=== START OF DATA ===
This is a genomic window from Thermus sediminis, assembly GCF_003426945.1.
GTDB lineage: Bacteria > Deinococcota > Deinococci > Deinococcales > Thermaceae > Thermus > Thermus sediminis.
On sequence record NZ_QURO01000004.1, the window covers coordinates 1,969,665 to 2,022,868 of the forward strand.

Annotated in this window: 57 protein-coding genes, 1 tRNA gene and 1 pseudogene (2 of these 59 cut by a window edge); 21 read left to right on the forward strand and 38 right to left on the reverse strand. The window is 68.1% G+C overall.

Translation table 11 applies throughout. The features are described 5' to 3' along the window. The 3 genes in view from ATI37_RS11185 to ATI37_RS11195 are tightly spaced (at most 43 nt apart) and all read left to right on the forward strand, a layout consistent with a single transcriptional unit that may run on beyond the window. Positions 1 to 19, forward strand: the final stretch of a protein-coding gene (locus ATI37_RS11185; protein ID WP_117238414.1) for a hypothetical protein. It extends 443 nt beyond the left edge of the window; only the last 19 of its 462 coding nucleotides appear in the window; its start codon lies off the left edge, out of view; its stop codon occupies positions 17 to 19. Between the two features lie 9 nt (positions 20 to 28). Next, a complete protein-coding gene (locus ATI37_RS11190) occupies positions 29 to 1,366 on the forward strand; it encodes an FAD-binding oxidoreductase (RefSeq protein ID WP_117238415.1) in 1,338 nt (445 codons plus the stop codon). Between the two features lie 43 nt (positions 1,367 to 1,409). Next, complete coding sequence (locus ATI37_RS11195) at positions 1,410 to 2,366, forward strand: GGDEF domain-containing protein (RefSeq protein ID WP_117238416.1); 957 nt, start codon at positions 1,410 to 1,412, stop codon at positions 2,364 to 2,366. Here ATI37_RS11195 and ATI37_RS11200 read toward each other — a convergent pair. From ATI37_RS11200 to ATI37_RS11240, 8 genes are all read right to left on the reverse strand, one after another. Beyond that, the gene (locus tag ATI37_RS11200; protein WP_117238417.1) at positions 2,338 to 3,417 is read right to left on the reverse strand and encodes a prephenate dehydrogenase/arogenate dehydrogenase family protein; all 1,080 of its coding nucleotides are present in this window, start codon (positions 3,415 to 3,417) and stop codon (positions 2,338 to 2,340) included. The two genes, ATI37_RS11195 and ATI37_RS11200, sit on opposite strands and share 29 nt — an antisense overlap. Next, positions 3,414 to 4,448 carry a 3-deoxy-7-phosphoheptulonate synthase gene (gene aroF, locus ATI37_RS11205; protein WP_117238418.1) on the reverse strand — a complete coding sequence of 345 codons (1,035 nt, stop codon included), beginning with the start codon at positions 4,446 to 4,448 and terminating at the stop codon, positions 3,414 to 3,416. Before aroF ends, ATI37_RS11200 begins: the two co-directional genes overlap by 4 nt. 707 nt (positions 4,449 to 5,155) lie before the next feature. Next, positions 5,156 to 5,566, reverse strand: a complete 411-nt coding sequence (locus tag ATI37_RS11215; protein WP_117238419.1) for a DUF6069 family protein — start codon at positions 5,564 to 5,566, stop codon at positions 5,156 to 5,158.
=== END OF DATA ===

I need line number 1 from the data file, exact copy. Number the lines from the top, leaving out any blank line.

This is a genomic window from Thermus sediminis, assembly GCF_003426945.1.